One of the men found dead at a Gatineau, Que., daycare on Friday was shot in the daycare's nursery, where five toddlers were present, multiple police sources told Radio-Canada.
Police have officially revealed little about happened Friday morning at the daycare at 225 and 229 Gamelin St., other than to say they received a call at 10:27 a.m. ET that a man was threatening people, and that when they arrived, they found the bodies of two men who had been shot dead.
Police revealed the identity of one of the men as Robert Charron, whose wife is director of the daycare. Police say Charron and his wife were in the midst of a separation, but would not confirm whether or not he was the shooter. Police also said there was no evidence to suggest the shooting was the result of a love triangle.
Police say the second victim is a 38-year-old French citizen.
The victim's family, who live in France, learned the news Saturday morning, but Gatineau police said they will not be releasing his name at this time.
Police said the bodies of the two men were found in separate buildings, and that a shotgun was used in the incident.
Employee shot in nursery
Police sources familiar with the case confirmed to Radio-Canada a number of details about how the incident unfolded.
They said the gunman first entered the daycare building of the nursery, where five children under the age of 18 months were present. It was here, they said, that the employee at the daycare was shot.
The gunman then moved to the second building, where staff care for 48 children between the ages of 18 months and five years. Police said he tried to kill the director of the centre, but she managed to escape.
The shooter then entered an empty room and took his own life, out of sight of the children, police sources said.
Children, staff, fled to neighbouring home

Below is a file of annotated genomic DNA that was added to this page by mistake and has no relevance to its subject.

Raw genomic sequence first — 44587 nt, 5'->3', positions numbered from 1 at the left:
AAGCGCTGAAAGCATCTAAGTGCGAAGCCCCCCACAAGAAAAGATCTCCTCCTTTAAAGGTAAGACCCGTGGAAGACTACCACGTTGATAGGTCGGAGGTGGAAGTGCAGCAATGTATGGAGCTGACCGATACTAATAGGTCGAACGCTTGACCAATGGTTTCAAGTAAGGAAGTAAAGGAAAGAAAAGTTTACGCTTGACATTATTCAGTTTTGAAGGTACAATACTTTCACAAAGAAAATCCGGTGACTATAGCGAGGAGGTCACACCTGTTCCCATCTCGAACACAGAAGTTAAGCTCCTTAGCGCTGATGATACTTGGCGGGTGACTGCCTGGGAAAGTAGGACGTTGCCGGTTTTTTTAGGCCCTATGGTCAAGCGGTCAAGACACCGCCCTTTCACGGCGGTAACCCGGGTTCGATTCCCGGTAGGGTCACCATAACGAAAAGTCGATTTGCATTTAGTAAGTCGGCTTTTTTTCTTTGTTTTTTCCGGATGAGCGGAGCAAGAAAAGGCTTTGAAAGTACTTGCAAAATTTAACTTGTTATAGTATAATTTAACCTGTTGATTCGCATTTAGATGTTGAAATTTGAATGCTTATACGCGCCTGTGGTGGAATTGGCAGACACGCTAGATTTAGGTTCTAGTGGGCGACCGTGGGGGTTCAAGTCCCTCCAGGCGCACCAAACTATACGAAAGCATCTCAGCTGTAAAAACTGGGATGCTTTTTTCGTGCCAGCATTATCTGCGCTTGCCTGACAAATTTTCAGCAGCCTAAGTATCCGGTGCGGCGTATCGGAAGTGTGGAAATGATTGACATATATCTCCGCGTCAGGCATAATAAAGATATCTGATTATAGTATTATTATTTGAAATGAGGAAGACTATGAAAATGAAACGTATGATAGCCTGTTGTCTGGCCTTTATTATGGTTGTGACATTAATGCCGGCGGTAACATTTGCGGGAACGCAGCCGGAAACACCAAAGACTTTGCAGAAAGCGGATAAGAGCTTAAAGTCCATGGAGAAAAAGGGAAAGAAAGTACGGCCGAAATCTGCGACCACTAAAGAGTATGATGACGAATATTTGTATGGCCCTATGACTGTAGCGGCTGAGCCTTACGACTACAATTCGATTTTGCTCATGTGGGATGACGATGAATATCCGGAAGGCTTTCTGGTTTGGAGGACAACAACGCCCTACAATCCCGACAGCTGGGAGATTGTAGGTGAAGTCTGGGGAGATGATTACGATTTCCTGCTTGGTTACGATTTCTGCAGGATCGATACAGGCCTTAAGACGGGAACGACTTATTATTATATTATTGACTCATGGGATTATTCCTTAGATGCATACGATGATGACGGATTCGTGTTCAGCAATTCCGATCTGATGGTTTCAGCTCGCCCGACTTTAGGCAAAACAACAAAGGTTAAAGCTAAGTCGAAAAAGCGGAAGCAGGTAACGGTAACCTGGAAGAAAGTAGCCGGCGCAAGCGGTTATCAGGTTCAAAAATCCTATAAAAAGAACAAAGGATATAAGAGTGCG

The daycare's children and staff were quickly led to the house of neighbour Louise Robitaille, their normal destination for fire drills.
On Friday morning, Robitaille said she knew something was wrong.
"They were sent outside without coats because they didn't have time to put them in coats," said Robitaille. "So they were crying and they were cold, that's for sure."
The children stopped crying after they were given books to read and the adults gave them hugs and sat down with them, Robitaille said.
She said she didn't know if any of the children actually witnessed the shootings or saw the man enter the building, though she said one boy seemed to understand the situation.
'The chase man, he didn't find us'
"He said, 'You know the chase man, he didn't find us,'" said Robitaille, referring to chasseur, the French word for hunter.
The daycares are located in houses across the street from the Hull Hospital. Hospital staff brought trolleys with lunches — a sandwich, a cookie, a yogurt and a juice said Robitaille — to the children as they waited for their parents.
Parents were asked to wait at a bus while police gathered the children, so Robitaille could not see how they were handling the situation.
One parent Friday evening said she could not believe the knot in her stomach as she waited to see her child. By 5:30 p.m., Robitaille said all of the children had been picked up by their parents.
Police said if people are in shock and need psychological help, they can contact the Centre for Victims of Crime at 819-778-3555 and its 24/7 Help Centre at 819 595-9999.